At the end of our phone call he had the idea of offering me the translation of a “small file” (his own words) into another language. I accepted the offer, requesting Chinese as the target language, but at the same time I did the mistake of asking if the firing of the translator for a future project couldn’t be a reason for the translation to be assigned to another translator. He replied that I won’t go far with hypotheses (I still don’t know what he meant by that) and that the conversation was over. I will never understand how some people can one-sidedly decide that a “conversation is over”.

Since I always try to understand people and make myself understood, and I found that him simply turning away from me was unacceptable, I invited him to lunch so that we could exchange our different opinions. I wrote that I felt abandoned by him and apoligized once more in case I had said something rude. He never acknowledged my invitation or showed any sense of remorse.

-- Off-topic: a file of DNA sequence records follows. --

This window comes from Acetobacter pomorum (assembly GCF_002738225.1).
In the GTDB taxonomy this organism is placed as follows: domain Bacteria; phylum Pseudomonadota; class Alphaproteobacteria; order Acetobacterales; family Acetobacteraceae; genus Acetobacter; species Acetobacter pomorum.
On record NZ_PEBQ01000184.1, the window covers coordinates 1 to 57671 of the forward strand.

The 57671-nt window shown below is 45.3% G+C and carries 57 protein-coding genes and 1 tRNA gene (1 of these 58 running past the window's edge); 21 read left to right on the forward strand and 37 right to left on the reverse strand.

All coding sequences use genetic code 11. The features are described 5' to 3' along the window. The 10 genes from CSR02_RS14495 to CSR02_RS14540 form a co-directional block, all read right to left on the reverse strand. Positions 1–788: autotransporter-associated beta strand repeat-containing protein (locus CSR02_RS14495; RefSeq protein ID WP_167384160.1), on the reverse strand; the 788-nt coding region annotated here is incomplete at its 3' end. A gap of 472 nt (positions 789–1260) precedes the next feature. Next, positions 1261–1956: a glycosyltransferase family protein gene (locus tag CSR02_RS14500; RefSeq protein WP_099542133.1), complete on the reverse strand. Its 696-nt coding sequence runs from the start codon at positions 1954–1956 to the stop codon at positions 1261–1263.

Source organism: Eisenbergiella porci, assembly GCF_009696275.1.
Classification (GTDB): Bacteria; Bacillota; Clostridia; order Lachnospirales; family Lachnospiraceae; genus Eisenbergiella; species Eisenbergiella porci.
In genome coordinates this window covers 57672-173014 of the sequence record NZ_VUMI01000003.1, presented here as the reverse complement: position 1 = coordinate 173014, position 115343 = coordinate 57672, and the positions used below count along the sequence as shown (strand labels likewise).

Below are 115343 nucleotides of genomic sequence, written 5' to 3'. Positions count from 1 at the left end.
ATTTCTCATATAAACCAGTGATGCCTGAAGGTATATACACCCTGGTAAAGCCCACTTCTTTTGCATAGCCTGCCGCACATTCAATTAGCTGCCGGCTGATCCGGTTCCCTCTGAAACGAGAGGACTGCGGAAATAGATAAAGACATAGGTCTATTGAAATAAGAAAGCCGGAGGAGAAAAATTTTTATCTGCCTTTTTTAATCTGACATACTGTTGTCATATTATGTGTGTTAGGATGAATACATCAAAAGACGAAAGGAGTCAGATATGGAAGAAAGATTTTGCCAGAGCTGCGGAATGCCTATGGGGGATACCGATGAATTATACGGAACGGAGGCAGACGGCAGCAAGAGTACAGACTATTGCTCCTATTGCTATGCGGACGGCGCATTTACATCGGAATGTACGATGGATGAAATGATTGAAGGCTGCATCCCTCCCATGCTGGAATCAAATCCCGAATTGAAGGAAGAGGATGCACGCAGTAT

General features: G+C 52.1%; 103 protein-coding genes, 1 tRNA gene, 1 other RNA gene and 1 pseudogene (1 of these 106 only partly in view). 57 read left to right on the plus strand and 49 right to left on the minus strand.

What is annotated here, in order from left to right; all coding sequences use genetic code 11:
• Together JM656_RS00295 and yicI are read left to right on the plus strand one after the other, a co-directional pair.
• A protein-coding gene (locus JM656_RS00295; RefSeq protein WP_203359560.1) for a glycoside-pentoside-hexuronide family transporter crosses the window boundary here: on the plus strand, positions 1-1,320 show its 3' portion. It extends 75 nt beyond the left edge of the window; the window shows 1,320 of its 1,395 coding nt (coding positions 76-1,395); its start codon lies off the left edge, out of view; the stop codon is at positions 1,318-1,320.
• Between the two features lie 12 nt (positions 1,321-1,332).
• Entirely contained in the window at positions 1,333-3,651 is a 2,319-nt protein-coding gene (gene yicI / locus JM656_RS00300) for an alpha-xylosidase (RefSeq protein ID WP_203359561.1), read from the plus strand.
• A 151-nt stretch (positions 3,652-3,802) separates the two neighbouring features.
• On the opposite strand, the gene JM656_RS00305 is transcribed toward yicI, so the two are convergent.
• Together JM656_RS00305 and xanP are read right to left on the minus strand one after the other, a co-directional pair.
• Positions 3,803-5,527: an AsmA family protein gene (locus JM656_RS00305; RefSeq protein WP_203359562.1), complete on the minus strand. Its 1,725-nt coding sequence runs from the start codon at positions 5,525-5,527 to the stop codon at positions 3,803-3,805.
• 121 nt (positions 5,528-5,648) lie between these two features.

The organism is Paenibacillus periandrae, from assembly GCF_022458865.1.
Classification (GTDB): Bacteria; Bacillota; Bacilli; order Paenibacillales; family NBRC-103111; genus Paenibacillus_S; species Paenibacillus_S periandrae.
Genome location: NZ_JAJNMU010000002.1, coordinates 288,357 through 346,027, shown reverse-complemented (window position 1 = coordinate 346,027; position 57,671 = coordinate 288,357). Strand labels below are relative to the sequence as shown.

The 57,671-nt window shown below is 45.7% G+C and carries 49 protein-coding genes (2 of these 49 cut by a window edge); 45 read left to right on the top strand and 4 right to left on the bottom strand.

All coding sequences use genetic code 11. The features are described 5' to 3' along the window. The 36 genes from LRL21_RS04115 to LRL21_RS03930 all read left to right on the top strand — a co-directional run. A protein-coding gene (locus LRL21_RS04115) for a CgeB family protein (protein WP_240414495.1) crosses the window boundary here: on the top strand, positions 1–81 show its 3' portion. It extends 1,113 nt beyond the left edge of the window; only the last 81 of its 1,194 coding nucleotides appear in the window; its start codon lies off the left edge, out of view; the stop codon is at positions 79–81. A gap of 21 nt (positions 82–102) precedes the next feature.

So far, I had paid for a translation full of errors (even after a revision), some of them corrected live on the phone by someone who doesn’t even speak the language. Mr. Polat apparently is a person who refuses to take responsibility, quickly looses his patience and turns away from criticism. I challenge him to give a reasonable explanation to each of his actions and words that wouldn’t scare off future customers. He kept asking me what I wanted from him, but my questions in the emails he didn’t answer and my explanations on the phone he kept interrupting. This text he cannot interrupt though, so here I can finally express in all safety what he wouldn’t allow me to tell him in person. What I want, and what is at the same time the only way to show that you’re as responsible about your job as you claim, Mr. Polat: the translation from someone you didn’t fire.

I sent the above text (from the very top until this point) as an email attachment to Mr. Polat six days later. In the email itself I wrote that since he wouldn’t allow me to speak out on the phone, I had to process and write everything down, and that without an answer from his side I would assume that he didn’t read my emails anymore. He immediately replied, asking me to call him. I denied, explaining once more that I couldn’t possibly talk to him again on the phone. He asked again what I wanted from them. I politely replied that he could find that answer at the end of the document I had attached. At that point, he said that he wasn’t in Switzerland because of the recent earthquake in Turkey, and that he couldn’t take care of me now. I asked when he would be able to take care of me. He said once more to call him.